Baltimore City

Business owners, residents survey flood damage in Baltimore's Woodberry neighborhood

Allan Leiva's silver sports car lay wedged beneath a Mazda3 and a Toyota Highlander, stacked like toys in the Meadow Mills parking lot.

Leiva, who works at Stone Mill Bakery, was moving the business's vans to higher ground when the rain- swollen Jones Falls jumped its banks Saturday night and roared into the parking lot, sweeping up his Toyota Celica and other vehicles.


"I can't believe it," said Leiva, who joined dozens of workers, business owners and residents surveying the flood's aftermath Sunday in Baltimore's Woodberry neighborhood. "I bought this car one month ago."

As rain pounded the region, firefighters blocked the area around Clipper Mill Road and Union Avenue shortly after 9 p.m. Saturday. Crews found as much as 12 feet of water in the Meadow Mills parking lot and vehicles floating down the Jones Falls, which regularly runs in a channel there underneath Interstate 83.


Sam Johnson, a spokesman for the city Fire Department, said crews rescued a person who was trapped on the roof of a vehicle outside La Cuchara restaurant in the parking lot and helped three other people out of standing water.

The Fire Department responded to about 20 flooding-related incidents Saturday night, including stranded motorists on I-83, Johnson said. No one was injured, he said.

Mayor Stephanie Rawlings-Blake was monitoring the situation and receiving regular updates from city agencies, her spokesman said Sunday.

"Crews are on the scene and providing updates on the situation and assessments on next steps," spokesman Anthony McCarthy said.

On Sunday, Brian Arnold and Jill Antos inspected the damage inside their business, Nepenthe Homebrew, in the converted mill. Storage crates and shelving were toppled over in heaps of boxes, kettles, bottles and equipment.

The store, which sells beer-making equipment and ingredients and allows customers to make it on site, flooded about two years ago, causing $100,000 in damage. The Towson couple said the damage looks worse this time, estimating the loss to be $125,000.

"It's very tough for small businesses to survive in general, and then you put on top of it a natural disaster — twice," Antos said. "It's not easy for sure."

Arnold said they were drawn to the site's high ceilings, charm and affordability. But after enduring two floods in 31/2 years of business, he was uncertain whether they could reopen in the neighborhood.


"From a business perspective, that's a complicated answer," said Arnold, a former English teacher in the city's public schools.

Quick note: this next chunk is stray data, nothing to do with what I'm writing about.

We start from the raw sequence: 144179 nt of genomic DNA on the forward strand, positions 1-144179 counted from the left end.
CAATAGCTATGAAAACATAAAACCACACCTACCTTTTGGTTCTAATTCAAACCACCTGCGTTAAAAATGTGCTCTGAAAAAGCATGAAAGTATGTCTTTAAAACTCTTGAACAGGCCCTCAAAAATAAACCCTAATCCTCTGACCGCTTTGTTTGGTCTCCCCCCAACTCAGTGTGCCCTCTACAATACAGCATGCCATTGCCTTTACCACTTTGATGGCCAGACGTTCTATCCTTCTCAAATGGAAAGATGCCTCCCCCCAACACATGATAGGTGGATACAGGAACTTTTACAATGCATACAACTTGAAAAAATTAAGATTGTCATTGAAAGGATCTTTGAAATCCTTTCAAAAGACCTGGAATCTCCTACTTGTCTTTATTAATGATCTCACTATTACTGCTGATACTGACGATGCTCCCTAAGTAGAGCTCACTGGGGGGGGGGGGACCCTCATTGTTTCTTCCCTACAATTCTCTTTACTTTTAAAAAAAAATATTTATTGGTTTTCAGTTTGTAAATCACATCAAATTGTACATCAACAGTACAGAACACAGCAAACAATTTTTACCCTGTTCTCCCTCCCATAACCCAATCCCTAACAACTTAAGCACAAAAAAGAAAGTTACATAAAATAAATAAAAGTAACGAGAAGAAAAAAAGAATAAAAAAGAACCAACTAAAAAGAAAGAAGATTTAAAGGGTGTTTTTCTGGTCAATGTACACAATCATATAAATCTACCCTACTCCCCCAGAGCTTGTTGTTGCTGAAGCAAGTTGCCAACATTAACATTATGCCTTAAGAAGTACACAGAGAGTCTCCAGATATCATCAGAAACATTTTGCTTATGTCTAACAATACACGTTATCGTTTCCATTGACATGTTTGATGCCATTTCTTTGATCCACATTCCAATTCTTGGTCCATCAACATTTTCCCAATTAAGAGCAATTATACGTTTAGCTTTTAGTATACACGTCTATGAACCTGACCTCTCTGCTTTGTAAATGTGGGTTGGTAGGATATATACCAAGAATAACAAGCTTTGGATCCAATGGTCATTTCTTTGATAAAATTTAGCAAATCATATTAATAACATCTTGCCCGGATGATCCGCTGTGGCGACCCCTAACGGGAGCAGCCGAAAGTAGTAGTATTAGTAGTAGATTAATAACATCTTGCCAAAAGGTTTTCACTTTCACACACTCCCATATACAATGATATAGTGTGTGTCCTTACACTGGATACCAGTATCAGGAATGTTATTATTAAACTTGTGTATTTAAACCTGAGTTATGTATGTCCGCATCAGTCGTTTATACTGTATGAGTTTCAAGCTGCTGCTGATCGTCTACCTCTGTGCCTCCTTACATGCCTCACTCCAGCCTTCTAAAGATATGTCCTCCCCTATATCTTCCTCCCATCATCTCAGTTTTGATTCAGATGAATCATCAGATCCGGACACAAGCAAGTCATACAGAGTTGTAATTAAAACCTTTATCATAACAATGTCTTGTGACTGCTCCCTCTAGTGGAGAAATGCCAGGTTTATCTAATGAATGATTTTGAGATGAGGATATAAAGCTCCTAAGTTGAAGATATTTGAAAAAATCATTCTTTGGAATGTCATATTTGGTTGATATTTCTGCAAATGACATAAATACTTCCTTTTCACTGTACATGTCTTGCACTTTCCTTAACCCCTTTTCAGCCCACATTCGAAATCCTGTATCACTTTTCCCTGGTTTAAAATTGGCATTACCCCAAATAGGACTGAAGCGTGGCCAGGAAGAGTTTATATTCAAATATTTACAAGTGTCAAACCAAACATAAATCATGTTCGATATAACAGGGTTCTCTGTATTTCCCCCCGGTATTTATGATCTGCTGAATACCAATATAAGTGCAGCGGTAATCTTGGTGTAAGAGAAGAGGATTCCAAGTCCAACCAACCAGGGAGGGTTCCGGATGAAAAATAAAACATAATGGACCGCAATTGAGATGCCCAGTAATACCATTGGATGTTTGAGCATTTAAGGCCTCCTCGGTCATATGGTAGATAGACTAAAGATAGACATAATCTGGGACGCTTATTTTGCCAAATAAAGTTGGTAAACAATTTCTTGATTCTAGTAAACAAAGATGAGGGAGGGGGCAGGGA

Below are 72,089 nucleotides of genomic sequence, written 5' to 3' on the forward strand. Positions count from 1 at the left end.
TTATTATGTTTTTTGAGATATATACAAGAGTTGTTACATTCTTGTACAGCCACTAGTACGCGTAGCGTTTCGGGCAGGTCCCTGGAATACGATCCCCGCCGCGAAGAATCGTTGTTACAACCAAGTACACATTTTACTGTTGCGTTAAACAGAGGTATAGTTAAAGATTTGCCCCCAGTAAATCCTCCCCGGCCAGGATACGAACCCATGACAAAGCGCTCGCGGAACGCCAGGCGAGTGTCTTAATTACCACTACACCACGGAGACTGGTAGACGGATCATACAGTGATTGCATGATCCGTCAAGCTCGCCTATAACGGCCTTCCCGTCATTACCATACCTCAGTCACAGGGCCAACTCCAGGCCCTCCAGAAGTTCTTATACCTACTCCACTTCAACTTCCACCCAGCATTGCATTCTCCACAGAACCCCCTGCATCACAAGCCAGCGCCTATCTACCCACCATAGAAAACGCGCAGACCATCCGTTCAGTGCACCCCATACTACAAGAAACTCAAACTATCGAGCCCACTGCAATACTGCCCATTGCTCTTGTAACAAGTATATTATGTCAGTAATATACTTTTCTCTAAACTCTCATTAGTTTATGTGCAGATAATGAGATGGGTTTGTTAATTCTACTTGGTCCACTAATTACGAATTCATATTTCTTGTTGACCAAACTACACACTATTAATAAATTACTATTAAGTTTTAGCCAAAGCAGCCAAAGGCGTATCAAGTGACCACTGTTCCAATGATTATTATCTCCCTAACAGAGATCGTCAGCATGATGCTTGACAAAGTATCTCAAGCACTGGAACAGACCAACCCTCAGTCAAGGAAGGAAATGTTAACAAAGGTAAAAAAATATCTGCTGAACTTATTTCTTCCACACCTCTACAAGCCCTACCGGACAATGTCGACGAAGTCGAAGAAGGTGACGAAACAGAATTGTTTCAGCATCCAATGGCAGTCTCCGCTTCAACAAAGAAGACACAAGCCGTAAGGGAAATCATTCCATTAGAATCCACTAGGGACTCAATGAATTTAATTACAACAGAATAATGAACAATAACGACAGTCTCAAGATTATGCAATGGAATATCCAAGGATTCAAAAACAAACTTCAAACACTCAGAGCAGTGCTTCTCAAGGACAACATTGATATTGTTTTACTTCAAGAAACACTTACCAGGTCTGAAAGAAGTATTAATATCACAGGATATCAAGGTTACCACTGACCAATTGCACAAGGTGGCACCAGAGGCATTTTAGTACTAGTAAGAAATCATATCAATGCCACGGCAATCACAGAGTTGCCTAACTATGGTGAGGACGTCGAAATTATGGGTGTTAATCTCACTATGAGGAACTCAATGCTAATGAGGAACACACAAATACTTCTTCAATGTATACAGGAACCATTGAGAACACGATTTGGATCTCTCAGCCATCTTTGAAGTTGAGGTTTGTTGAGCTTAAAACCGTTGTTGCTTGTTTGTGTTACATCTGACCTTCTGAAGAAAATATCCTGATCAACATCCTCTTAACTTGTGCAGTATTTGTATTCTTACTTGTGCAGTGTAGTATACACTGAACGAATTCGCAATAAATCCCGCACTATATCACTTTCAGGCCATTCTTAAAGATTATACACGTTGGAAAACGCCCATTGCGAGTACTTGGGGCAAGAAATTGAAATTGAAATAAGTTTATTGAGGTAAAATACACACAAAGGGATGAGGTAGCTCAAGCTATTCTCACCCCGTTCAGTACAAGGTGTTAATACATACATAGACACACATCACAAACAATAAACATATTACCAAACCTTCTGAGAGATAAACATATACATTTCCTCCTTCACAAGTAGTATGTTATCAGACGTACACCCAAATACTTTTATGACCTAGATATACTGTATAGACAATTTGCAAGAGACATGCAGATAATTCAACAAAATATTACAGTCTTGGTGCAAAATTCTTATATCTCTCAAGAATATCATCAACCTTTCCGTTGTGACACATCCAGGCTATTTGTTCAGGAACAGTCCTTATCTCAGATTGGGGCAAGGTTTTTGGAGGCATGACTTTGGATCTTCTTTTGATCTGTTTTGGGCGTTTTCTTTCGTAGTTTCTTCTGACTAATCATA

He drove to see the damage late Saturday, and his wife said she tried to make it through the night without a "panic attack."

"Mostly what we were thinking was, 'Not again,'" Arnold said.

The couple raised $15,000 from the community after flooding in 2014 to help cover the difference between their damage and the insurance payout, according to a GoFundMe web page. The flooding occurred during the same storm that caused the collapse of 26th Street in Charles Village.

Leiva, a Hampden resident, was worried his insurance plan wouldn't cover the loss of his used car. He bought the Celica for $2,000 and still owes $1,900.

He hopes the flooding prompts officials to take make improvements to the area, such as dredging the Jones Falls and clearing debris from the banks.


"This has to be fixed; this is wrong," he said.

D.J. Thomas, a graphics designer who lives Hampden, walked down to the mill and snapped photos of the damaged vehicles.

"It's amazing how fast it moves," he said of the water. "In this situation, if you don't get your car out, it's going to be done. These cars are ruined. The cars on top of each other, that's insane."

About a half-mile south on Clipper Road, Birroteca operating partner Robbin Haas said the restaurant was open in time for lunch Sunday. He said the addition of waterproof doors after the 2014 floods along the Jones Falls prevented any flooding inside the dining rooms or kitchen.

"We were extremely fortunate," Haas said. "Some of our neighbors got hit really hard."

The crowded restaurant was evacuated as waters rose late Saturday, he said. With the help of fire and police, Haas said, the customers and employees were safe, although some of their cars were damaged.


"Nobody got hurt; that's the most important part," Haas said.

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The Jones Falls regularly surges onto roads and parking lots after rainstorms, and rushing water has caused significant damage several times in recent years.

Meadow Mills businesses, such as Nepenthe and other ground-level retailers, were closed or relocated for months after the 2014 flooding.

The number of flash floods in Baltimore is expected to become more frequent. The city has revised standards for permitting new construction, requiring electrical, mechanical and plumbing systems to be built a foot higher than previously mandated. Officials encourage existing businesses to retrofit their properties with flood doors and reinforced walls.

Sam Himmelrich Jr. of Himmelrich Associates, the owner of Meadow Mills, told Baltimore Sun Media Group last year that work was being done at the old mill to make it more resistant to flooding. Steps include building 5-foot-tall cinder block walls with gates at entrances at several businesses.

"We are working extremely hard to avoid future events and get our tenants back up and running," Himmelrich said Sunday.